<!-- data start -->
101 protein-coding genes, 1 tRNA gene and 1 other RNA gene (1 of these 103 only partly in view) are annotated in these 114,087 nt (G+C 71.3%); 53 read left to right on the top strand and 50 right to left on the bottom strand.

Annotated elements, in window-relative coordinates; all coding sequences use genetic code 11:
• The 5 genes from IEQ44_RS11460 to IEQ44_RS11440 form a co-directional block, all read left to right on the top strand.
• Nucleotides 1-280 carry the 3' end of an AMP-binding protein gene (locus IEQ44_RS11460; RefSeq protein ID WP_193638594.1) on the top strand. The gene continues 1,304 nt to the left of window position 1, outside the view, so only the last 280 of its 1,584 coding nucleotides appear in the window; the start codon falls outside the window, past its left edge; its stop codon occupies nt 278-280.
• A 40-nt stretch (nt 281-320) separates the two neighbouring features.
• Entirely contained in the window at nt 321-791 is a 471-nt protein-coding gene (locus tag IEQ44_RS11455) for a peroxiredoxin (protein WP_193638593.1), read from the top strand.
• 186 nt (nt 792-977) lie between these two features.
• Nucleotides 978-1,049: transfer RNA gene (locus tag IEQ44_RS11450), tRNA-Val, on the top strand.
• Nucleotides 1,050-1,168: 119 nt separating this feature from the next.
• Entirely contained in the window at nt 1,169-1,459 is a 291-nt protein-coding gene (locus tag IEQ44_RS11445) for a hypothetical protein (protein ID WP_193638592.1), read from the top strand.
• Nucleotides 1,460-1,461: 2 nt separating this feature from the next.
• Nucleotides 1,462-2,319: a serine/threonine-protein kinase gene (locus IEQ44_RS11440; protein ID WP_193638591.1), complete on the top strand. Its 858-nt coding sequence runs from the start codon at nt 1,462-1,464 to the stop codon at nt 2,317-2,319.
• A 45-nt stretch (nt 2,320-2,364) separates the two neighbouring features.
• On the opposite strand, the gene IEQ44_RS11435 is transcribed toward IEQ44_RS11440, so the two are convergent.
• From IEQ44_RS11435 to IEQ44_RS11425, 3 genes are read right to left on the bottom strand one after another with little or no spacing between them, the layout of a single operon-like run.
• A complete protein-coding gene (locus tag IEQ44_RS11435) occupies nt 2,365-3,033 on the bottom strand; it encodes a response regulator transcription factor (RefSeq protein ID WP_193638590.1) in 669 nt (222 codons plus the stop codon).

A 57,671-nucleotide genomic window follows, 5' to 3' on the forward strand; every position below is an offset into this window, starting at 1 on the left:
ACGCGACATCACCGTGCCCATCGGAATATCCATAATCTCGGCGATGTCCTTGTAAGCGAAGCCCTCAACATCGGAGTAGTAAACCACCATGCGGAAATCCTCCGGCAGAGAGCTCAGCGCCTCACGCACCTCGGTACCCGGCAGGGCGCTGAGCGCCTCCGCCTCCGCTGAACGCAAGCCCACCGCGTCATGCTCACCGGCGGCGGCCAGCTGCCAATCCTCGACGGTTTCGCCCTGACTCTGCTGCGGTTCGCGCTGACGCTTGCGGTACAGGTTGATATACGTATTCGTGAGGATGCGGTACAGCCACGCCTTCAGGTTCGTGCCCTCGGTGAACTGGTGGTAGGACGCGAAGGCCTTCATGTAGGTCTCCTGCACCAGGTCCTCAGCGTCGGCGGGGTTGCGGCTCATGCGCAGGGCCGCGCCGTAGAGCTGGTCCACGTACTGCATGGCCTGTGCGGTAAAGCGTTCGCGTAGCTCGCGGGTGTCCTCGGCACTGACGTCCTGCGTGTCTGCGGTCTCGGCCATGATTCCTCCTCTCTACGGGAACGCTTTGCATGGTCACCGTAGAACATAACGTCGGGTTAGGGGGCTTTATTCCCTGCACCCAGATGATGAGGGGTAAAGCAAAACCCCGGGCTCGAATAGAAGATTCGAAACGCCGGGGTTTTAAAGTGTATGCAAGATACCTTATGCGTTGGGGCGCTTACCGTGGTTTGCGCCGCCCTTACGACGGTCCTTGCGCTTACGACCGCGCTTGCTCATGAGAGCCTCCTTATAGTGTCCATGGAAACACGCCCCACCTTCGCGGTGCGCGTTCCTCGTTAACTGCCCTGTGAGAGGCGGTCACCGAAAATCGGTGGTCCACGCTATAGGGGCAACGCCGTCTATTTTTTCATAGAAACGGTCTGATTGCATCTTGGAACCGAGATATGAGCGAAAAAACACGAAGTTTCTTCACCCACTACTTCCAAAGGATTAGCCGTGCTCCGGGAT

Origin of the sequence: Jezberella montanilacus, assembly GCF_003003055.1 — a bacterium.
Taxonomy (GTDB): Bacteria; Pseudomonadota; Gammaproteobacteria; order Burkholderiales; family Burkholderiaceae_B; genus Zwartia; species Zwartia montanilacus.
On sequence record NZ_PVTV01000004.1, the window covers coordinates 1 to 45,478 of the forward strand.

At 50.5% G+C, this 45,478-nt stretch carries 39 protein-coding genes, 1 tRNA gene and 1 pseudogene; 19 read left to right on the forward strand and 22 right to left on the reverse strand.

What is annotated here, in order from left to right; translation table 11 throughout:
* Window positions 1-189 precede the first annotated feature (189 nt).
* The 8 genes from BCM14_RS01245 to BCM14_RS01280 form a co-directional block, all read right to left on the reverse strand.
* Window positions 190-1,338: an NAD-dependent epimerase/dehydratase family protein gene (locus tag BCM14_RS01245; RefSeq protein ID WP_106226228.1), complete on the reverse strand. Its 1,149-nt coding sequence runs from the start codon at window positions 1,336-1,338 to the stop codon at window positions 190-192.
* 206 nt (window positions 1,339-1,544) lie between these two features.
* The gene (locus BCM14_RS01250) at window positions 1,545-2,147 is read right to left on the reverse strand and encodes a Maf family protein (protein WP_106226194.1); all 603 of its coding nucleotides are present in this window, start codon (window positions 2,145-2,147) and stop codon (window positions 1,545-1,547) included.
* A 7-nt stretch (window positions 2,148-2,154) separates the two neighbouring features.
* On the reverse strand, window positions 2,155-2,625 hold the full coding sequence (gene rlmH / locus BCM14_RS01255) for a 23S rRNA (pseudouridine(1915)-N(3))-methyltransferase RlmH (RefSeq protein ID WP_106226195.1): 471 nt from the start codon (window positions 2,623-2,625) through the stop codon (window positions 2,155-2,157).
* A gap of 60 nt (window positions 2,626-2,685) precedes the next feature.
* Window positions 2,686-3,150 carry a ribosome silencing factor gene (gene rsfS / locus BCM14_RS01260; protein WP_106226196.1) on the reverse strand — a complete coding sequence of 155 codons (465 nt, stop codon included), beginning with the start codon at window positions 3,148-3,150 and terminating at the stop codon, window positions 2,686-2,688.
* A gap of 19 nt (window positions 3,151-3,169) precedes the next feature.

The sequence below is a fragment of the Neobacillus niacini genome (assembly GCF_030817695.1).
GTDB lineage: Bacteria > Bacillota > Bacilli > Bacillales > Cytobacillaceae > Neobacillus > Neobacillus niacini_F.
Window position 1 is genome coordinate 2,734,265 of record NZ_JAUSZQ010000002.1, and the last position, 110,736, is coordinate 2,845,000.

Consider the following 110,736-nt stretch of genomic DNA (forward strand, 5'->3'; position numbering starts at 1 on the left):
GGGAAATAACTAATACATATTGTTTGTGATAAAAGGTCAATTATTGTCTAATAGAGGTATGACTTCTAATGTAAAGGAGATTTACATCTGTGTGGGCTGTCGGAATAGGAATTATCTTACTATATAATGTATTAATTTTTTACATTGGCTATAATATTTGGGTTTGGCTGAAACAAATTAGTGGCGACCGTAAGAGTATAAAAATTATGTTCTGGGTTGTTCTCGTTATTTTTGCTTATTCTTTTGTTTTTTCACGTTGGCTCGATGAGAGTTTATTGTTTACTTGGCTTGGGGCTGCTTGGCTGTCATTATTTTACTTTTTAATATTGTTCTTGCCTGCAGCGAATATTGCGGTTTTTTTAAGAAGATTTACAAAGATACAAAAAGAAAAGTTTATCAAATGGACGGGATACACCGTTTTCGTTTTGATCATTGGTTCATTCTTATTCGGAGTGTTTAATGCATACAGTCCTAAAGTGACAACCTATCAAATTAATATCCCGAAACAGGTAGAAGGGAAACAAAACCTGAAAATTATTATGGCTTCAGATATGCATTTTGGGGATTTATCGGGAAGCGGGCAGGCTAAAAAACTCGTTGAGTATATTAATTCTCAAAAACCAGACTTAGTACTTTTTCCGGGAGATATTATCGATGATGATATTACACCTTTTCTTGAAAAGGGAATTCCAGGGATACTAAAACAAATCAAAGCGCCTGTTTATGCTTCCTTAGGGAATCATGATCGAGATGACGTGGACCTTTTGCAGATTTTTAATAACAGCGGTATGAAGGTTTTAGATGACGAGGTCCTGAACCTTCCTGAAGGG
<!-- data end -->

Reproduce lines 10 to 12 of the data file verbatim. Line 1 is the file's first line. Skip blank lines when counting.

• Entirely contained in the window at nt 1,169-1,459 is a 291-nt protein-coding gene (locus tag IEQ44_RS11445) for a hypothetical protein (protein ID WP_193638592.1), read from the top strand.
• Nucleotides 1,460-1,461: 2 nt separating this feature from the next.
• Nucleotides 1,462-2,319: a serine/threonine-protein kinase gene (locus IEQ44_RS11440; protein ID WP_193638591.1), complete on the top strand. Its 858-nt coding sequence runs from the start codon at nt 1,462-1,464 to the stop codon at nt 2,317-2,319.